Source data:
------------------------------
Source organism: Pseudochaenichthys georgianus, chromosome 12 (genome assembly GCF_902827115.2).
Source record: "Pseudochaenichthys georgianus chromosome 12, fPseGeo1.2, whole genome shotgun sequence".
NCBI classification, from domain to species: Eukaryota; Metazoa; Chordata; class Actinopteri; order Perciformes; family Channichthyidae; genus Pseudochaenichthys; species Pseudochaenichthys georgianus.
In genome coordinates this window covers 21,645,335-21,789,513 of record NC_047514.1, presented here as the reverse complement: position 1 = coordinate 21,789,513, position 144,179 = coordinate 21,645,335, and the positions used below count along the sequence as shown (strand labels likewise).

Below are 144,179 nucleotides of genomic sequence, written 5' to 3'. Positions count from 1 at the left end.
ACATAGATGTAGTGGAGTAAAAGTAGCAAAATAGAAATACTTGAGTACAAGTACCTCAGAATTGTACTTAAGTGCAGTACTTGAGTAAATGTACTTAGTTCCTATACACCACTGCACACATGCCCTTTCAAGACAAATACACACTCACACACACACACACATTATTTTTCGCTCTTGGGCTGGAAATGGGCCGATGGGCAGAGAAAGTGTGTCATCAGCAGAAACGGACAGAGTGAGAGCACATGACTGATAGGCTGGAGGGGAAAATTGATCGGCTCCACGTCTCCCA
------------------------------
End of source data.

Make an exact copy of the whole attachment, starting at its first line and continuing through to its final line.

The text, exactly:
Source organism: Pseudochaenichthys georgianus, chromosome 12 (genome assembly GCF_902827115.2).
Source record: "Pseudochaenichthys georgianus chromosome 12, fPseGeo1.2, whole genome shotgun sequence".
NCBI classification, from domain to species: Eukaryota; Metazoa; Chordata; class Actinopteri; order Perciformes; family Channichthyidae; genus Pseudochaenichthys; species Pseudochaenichthys georgianus.
In genome coordinates this window covers 21,645,335-21,789,513 of record NC_047514.1, presented here as the reverse complement: position 1 = coordinate 21,789,513, position 144,179 = coordinate 21,645,335, and the positions used below count along the sequence as shown (strand labels likewise).

Below are 144,179 nucleotides of genomic sequence, written 5' to 3'. Positions count from 1 at the left end.
ACATAGATGTAGTGGAGTAAAAGTAGCAAAATAGAAATACTTGAGTACAAGTACCTCAGAATTGTACTTAAGTGCAGTACTTGAGTAAATGTACTTAGTTCCTATACACCACTGCACACATGCCCTTTCAAGACAAATACACACTCACACACACACACACATTATTTTTCGCTCTTGGGCTGGAAATGGGCCGATGGGCAGAGAAAGTGTGTCATCAGCAGAAACGGACAGAGTGAGAGCACATGACTGATAGGCTGGAGGGGAAAATTGATCGGCTCCACGTCTCCCA